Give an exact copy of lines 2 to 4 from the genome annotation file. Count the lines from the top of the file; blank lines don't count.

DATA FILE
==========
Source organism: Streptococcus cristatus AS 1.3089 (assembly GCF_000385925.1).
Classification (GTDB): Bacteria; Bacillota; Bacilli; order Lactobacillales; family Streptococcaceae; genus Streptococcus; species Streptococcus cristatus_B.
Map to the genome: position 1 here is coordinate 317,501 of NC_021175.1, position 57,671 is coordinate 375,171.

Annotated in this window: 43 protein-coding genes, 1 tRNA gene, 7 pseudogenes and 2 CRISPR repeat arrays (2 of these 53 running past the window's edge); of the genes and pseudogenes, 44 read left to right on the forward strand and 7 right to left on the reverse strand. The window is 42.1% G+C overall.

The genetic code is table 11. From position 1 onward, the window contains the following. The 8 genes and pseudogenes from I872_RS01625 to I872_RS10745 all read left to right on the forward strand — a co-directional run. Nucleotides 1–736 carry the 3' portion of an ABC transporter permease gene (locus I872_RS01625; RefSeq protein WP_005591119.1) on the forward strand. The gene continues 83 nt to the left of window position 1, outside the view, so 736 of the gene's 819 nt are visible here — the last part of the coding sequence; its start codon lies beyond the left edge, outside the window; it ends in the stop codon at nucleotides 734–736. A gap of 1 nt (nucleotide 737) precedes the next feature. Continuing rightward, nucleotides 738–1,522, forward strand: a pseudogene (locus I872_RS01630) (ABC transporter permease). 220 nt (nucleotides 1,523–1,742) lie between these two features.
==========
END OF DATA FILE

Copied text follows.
Classification (GTDB): Bacteria; Bacillota; Bacilli; order Lactobacillales; family Streptococcaceae; genus Streptococcus; species Streptococcus cristatus_B.
Map to the genome: position 1 here is coordinate 317,501 of NC_021175.1, position 57,671 is coordinate 375,171.

Annotated in this window: 43 protein-coding genes, 1 tRNA gene, 7 pseudogenes and 2 CRISPR repeat arrays (2 of these 53 running past the window's edge); of the genes and pseudogenes, 44 read left to right on the forward strand and 7 right to left on the reverse strand. The window is 42.1% G+C overall.